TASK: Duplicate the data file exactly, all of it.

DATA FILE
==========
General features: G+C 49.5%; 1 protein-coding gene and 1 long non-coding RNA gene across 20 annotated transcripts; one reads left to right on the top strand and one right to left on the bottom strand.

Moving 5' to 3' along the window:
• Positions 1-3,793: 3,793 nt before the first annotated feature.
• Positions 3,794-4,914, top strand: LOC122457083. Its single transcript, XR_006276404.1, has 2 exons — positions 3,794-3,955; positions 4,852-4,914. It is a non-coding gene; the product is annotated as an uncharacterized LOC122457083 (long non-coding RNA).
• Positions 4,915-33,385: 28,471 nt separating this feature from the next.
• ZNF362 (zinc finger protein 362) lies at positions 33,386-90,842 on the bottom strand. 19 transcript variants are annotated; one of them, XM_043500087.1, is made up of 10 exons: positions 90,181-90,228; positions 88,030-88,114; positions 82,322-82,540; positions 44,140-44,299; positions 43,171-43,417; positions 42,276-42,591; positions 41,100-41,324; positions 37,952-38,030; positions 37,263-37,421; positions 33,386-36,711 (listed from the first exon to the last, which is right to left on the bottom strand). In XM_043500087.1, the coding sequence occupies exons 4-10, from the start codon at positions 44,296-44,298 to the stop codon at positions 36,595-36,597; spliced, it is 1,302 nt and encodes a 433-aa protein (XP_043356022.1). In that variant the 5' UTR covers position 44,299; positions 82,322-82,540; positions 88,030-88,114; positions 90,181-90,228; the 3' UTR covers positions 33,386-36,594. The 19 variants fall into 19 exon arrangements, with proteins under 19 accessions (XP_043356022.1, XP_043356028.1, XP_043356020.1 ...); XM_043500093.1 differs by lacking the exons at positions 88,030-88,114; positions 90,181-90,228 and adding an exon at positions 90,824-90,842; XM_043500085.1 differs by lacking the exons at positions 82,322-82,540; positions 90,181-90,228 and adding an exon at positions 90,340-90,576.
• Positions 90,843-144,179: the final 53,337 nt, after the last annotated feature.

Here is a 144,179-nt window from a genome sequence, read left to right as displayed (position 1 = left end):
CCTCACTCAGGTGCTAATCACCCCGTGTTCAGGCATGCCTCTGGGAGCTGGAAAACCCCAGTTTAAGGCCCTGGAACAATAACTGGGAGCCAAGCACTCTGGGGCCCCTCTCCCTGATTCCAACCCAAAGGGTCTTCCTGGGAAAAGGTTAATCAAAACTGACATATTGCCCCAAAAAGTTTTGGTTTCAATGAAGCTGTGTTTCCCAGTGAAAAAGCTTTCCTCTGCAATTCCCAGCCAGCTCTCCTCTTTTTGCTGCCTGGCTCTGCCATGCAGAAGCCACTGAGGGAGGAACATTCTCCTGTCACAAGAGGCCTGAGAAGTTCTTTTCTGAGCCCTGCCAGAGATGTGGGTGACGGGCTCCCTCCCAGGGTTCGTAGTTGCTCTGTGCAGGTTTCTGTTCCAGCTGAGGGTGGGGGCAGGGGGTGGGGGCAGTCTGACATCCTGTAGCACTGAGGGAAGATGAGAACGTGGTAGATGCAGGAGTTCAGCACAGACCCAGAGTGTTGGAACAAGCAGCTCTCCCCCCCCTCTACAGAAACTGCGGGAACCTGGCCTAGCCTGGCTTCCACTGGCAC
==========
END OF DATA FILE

General features: G+C 49.5%; 1 protein-coding gene and 1 long non-coding RNA gene across 20 annotated transcripts; one reads left to right on the top strand and one right to left on the bottom strand.

Moving 5' to 3' along the window:
• Positions 1-3,793: 3,793 nt before the first annotated feature.
• Positions 3,794-4,914, top strand: LOC122457083. Its single transcript, XR_006276404.1, has 2 exons — positions 3,794-3,955; positions 4,852-4,914. It is a non-coding gene; the product is annotated as an uncharacterized LOC122457083 (long non-coding RNA).
• Positions 4,915-33,385: 28,471 nt separating this feature from the next.
• ZNF362 (zinc finger protein 362) lies at positions 33,386-90,842 on the bottom strand. 19 transcript variants are annotated; one of them, XM_043500087.1, is made up of 10 exons: positions 90,181-90,228; positions 88,030-88,114; positions 82,322-82,540; positions 44,140-44,299; positions 43,171-43,417; positions 42,276-42,591; positions 41,100-41,324; positions 37,952-38,030; positions 37,263-37,421; positions 33,386-36,711 (listed from the first exon to the last, which is right to left on the bottom strand). In XM_043500087.1, the coding sequence occupies exons 4-10, from the start codon at positions 44,296-44,298 to the stop codon at positions 36,595-36,597; spliced, it is 1,302 nt and encodes a 433-aa protein (XP_043356022.1). In that variant the 5' UTR covers position 44,299; positions 82,322-82,540; positions 88,030-88,114; positions 90,181-90,228; the 3' UTR covers positions 33,386-36,594. The 19 variants fall into 19 exon arrangements, with proteins under 19 accessions (XP_043356022.1, XP_043356028.1, XP_043356020.1 ...); XM_043500093.1 differs by lacking the exons at positions 88,030-88,114; positions 90,181-90,228 and adding an exon at positions 90,824-90,842; XM_043500085.1 differs by lacking the exons at positions 82,322-82,540; positions 90,181-90,228 and adding an exon at positions 90,340-90,576.
• Positions 90,843-144,179: the final 53,337 nt, after the last annotated feature.

Here is a 144,179-nt window from a genome sequence, read left to right as displayed (position 1 = left end):
CCTCACTCAGGTGCTAATCACCCCGTGTTCAGGCATGCCTCTGGGAGCTGGAAAACCCCAGTTTAAGGCCCTGGAACAATAACTGGGAGCCAAGCACTCTGGGGCCCCTCTCCCTGATTCCAACCCAAAGGGTCTTCCTGGGAAAAGGTTAATCAAAACTGACATATTGCCCCAAAAAGTTTTGGTTTCAATGAAGCTGTGTTTCCCAGTGAAAAAGCTTTCCTCTGCAATTCCCAGCCAGCTCTCCTCTTTTTGCTGCCTGGCTCTGCCATGCAGAAGCCACTGAGGGAGGAACATTCTCCTGTCACAAGAGGCCTGAGAAGTTCTTTTCTGAGCCCTGCCAGAGATGTGGGTGACGGGCTCCCTCCCAGGGTTCGTAGTTGCTCTGTGCAGGTTTCTGTTCCAGCTGAGGGTGGGGGCAGGGGGTGGGGGCAGTCTGACATCCTGTAGCACTGAGGGAAGATGAGAACGTGGTAGATGCAGGAGTTCAGCACAGACCCAGAGTGTTGGAACAAGCAGCTCTCCCCCCCCTCTACAGAAACTGCGGGAACCTGGCCTAGCCTGGCTTCCACTGGCAC